Thousands of demonstrators in Hong Kong have defied a ban to stage a mass vigil in memory of the victims of the 1989 Tiananmen Square crackdown in Beijing.
Officers erected barricades around the city’s Victoria Park, but some pro-democracy protesters knocked them down and held candlelit gatherings.
Police banned the vigil this year, citing coronavirus measures.
Earlier, lawmakers approved a controversial bill making it a crime to insult China’s national anthem.
Ahead of the vote, two legislators were taken away by security guards after throwing a foul-smelling liquid on to the chamber floor.
They said they were protesting against China’s growing control over Hong Kong, and also marking the Tiananmen Square anniversary.
The latest events come as the Chinese government is drawing up a new security law for Hong Kong, a move that threatens to raise tensions even further.
Why was the Tiananmen vigil banned?
Hong Kong and Macau are the only parts of China that have been allowed to mark the killings.
An annual vigil has been held in Hong Kong since 1990. On the mainland, references to the crackdown are banned, and the government mentions it rarely – if at all.
On 4 June 1989, troops and tanks opened fire on pro-democracy protesters in Beijing – estimates of the dead vary from a few hundred to several thousand.
Tens of thousands of people normally mark the anniversary in Hong Kong, but police told local media that 3,000 riot officers would be deployed to stop smaller or impromptu commemorations.
At Victoria Park, one 61-year-old observing the anniversary told Reuters he was not afraid of being arrested.
“They can’t arrest us all. This is something I can’t forget. We must come here every year, even if I might be the last person who comes here,” he said.
Candlelit vigils are also taking place in other parts of Hong Kong. In Mong Kok district, Brenda Hui held a white battery-illuminated umbrella that read “Never Forget June 4”.
“We are afraid this will be the last time we can have a ceremony but Hong Kongers will always remember what happened on June 4,” she said.
The Hong Kong Alliance – which organises the annual vigil – said earlier it would to send delegates to Victoria Park in small groups that comply with social distancing rules.
Groups of up to eight are allowed to gather in Hong Kong under the territory’s virus rules. But police sources told the South China Morning Post that if different groups gathered for a “common purpose”, they would be moved on.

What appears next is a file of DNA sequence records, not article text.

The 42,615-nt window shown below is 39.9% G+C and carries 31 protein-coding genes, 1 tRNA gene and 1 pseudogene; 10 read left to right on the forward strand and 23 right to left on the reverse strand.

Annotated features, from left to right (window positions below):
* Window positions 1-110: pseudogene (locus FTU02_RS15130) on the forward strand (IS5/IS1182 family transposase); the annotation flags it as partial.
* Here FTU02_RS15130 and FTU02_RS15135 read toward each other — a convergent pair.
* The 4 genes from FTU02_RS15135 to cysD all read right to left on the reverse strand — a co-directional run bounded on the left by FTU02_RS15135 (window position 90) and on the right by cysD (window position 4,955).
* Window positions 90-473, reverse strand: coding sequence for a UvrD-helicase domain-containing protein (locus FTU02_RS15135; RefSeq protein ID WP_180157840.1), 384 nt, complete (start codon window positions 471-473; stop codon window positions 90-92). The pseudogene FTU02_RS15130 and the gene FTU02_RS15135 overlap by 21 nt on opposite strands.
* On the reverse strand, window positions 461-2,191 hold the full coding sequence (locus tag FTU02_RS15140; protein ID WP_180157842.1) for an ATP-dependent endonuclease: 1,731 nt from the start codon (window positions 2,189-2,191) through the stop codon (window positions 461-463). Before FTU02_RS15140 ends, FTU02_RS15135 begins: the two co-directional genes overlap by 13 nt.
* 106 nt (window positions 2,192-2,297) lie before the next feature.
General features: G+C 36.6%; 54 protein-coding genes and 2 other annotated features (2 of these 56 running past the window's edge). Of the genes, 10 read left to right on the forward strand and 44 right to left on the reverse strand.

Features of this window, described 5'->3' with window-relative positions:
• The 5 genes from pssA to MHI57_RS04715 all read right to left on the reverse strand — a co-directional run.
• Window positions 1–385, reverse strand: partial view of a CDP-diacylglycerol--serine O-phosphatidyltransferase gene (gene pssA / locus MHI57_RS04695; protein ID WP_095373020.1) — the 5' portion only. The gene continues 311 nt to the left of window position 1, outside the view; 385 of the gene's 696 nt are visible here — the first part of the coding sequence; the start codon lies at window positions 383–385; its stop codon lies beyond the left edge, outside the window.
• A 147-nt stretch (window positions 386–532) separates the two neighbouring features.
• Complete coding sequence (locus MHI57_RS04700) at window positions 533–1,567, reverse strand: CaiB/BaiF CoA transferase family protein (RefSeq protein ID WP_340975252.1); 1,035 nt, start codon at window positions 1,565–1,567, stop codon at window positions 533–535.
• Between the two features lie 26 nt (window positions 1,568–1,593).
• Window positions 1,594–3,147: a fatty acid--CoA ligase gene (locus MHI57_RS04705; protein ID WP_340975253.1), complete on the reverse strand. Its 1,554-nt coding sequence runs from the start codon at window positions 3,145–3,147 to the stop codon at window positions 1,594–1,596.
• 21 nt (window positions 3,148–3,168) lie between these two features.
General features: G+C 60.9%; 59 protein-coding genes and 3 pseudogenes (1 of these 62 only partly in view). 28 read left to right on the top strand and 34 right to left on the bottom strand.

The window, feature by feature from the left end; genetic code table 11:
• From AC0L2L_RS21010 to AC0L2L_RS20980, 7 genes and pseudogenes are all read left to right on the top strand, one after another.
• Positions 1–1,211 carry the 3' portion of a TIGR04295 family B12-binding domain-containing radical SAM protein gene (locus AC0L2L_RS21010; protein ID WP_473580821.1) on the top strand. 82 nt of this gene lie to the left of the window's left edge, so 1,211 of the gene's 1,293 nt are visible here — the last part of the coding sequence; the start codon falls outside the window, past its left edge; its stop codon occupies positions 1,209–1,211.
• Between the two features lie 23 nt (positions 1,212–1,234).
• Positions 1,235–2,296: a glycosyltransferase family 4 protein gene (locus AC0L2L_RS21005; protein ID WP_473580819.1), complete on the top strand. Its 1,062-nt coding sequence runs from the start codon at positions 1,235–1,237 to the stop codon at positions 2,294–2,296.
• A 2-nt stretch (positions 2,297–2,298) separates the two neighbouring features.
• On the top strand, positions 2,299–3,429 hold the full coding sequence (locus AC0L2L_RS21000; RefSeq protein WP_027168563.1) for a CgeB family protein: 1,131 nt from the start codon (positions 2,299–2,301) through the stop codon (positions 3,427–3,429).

Some pro-democracy activists marked the anniversary outside a Hong Kong prison on Wednesday evening.
What is the national anthem bill?
The new law carries penalties of steep fines and up to three years in prison for anyone who shows disrespect to China’s national anthem, the March of the Volunteers.
It also requires that schoolchildren in the territory be taught the anthem and its history.
Many in Hong Kong see it as another move by Beijing to impose its will and weaken the region’s “one country, two systems” policy.
The bill was passed by 41 votes to one in the Legislative Council – Hong Kong’s parliament – on Thursday, despite attempts by opposition members to disrupt it. Pro-democracy legislators abstained from voting, the South China Morning Post reported.
In recent years, the Chinese anthem has frequently been booed before matches involving the Hong Kong football team. Many fans have instead sung Glory to Hong Kong, which has become a rallying cry for pro-democracy activists.
What is the proposed security law?
The Chinese government wants a new security law for Hong Kong, which would make it a crime to undermine Beijing’s authority.
The law could also see China installing its own security agencies in the city for the first time.
Critics fear the law would further erode Hong Kong’s freedoms.
They also fear the bill could mean no more Tiananmen Square vigils in Hong Kong – even after the virus threat has eased.
The draft law was passed by China’s rubber-stamp parliament, the National People’s Congress, and is expected to come into force by September.
The proposal sparked renewed protests in Hong Kong. When the government last tried to introduce a national security law in 2003, it backed down after public anger.